According to CIA Director William Burns, the course of the war and the Ukrainian military’s current offensives in the south and east have once again made it painfully clear how Putin has underestimated the Ukrainians. According to him, the Russian leader has misjudged the courage and willingness of the Ukrainians to fight.
“It’s difficult to view the course of the war and Putin’s record as anything but a failure,” Burns, a former ambassador to Washington, told a security conference in Washington on Thursday. The CIA’s analysis of Putin’s major political and military blunders with the invasion echoes earlier damning conclusions from Western sister services, such as the British.
They create the image of a Russian leader who, despite his more than twenty years in the Kremlin, misunderstands difficult situations such as wars and does not like differing advice. “He underestimated the power of the coalition,” Jeremy Fleming, director of GCHQ, said of the Russian leader in July. “He underestimated the economic impact of the sanctions. And he overestimated his army’s ability to secure a quick victory.”
However, according to the CIA, Putin believes he can still emerge victorious. For the past six months, he assumed, Burns said, that the longer the conflict continued, the longer the conflict would falter, the European resolve would waver and American attention wander. Burns: “Putin is betting that he is tougher than the Ukrainians, Europeans and Americans. Me and my colleagues at the CIA believe he is just as wrong about this as he was in February when he misjudged Ukraine’s will to resist.”
The US spy boss says the war will have huge consequences for Russia. Among other things, the Russians have lost the image of a great military power. Putin in recent years has boasted that the Russian army had gained enormous strength through the radical modernization that cost the country billions of dollars. But the battle in Ukraine showed that the Russian army certainly cannot compete with the American armed forces in technological terms.
For example, many high-tech missiles miss their target, and the Russians, after 198 days of fighting, are faced with a crying shortage of advanced weapons and men. Also, thousands of tanks and armored cars have been destroyed and the casualties among the soldiers are increasing every day. “Not only has the weakness of the Russian military been exposed,” Burns said, “but long-term damage will be done to the Russian economy and generations of Russians.”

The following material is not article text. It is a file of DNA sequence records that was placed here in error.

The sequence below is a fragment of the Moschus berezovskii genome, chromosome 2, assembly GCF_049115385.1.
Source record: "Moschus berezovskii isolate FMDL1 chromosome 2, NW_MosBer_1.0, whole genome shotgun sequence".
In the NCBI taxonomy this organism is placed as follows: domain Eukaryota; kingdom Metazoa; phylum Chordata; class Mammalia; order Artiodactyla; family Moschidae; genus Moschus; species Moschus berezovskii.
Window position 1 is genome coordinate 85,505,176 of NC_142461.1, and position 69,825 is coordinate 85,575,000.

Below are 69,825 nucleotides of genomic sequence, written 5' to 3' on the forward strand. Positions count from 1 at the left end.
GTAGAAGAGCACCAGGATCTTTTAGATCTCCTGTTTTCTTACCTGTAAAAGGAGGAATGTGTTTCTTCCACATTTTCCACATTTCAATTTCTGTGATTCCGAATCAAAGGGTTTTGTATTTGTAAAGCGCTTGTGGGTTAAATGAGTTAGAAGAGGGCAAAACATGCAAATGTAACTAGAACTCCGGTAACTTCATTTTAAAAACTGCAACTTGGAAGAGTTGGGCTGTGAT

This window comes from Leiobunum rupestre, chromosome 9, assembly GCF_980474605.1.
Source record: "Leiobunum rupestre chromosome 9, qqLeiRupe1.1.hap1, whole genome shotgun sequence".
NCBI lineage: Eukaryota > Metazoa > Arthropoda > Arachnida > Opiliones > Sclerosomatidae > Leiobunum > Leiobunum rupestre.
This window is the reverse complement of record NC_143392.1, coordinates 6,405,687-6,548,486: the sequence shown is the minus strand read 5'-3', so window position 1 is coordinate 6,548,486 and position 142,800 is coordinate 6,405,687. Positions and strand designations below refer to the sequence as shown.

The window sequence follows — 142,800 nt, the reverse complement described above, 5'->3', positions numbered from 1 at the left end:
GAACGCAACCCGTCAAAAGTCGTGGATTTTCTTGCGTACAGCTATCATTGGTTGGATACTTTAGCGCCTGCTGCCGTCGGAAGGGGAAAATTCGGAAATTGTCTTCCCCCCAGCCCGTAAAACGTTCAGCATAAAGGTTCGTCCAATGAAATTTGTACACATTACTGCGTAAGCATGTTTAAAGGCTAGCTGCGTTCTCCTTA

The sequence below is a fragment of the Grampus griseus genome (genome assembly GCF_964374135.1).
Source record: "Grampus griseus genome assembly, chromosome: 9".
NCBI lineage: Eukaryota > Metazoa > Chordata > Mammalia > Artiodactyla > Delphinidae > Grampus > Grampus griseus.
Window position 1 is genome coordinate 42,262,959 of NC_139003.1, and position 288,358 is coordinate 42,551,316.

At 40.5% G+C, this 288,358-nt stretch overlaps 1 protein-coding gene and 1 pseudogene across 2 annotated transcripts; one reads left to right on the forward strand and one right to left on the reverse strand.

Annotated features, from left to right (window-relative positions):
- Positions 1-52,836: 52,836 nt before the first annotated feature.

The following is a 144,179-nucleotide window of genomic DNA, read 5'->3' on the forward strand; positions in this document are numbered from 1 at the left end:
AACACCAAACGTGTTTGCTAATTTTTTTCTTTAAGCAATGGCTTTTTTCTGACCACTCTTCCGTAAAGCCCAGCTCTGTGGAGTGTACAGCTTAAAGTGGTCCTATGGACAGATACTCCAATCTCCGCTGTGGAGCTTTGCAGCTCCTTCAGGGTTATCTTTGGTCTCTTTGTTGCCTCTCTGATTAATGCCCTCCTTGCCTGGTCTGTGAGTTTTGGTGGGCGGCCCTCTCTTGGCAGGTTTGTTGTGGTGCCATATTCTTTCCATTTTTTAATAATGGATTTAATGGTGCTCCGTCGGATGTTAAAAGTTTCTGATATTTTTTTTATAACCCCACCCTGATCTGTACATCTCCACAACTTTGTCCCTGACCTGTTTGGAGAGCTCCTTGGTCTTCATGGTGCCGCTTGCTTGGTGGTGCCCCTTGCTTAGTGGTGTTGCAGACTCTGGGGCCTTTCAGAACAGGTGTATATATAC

Substantial number of victims
The Ukrainian army, which reports Russian losses daily, estimated on Friday that 52,000 soldiers of the invasion force had died. Also, 2,122 tanks and 4,575 armored cars were destroyed. This has not been confirmed by independent sources. The independent military blog Oryx said last week that about 1,000 Russian tanks could be confirmed to have been destroyed or disabled.
This is still a significant number. “Their ground forces are so degraded that it will take them years to return them to their previous level,” US intelligence chief Director of National Intelligence Avril Haines said in June. Russia has sent the majority of its 170 combat units on standby, 110, to Ukraine. These Battalion Tactical Groups (BTGs), each consisting of about eight hundred soldiers, have suffered heavy blows.
It is unclear how much of the 180,000-strong invasion force has been eliminated in the past six months. In July, the CIA estimated the number of casualties among Russian soldiers at 60 thousand, including 15 thousand dead. “The Russians are taking a huge number of casualties,” said Colin Kahl, a US Secretary of Defense. In August, the Pentagon estimated that 70 to 80 thousand Russians had been killed and wounded.
Compared to the Afghanistan war, the last major and prolonged military operation of the Russian army, this number is significant. It is estimated that between 10 and 15 thousand soldiers were killed during the ten-year struggle in Afghanistan, which Russia invaded in 1979. The question all Western intelligence agencies are pondering is how many Russian dead Putin is willing to accept.
Does he have a limit and does it quickly come into view? Haines said the mounting death toll could force the Russian leader to push for negotiations. “It is entirely plausible, depending on how things develop in the coming months, that he will become convinced that there is value in coming to some sort of agreement,” Haines’ analysis was.
However, so far Putin has not given any signal that he is serious about negotiating with Kyiv. “We have not started the military action,” Putin said defiantly at a conference on Wednesday. “In the longer term, it will help strengthen our country both nationally and internationally.”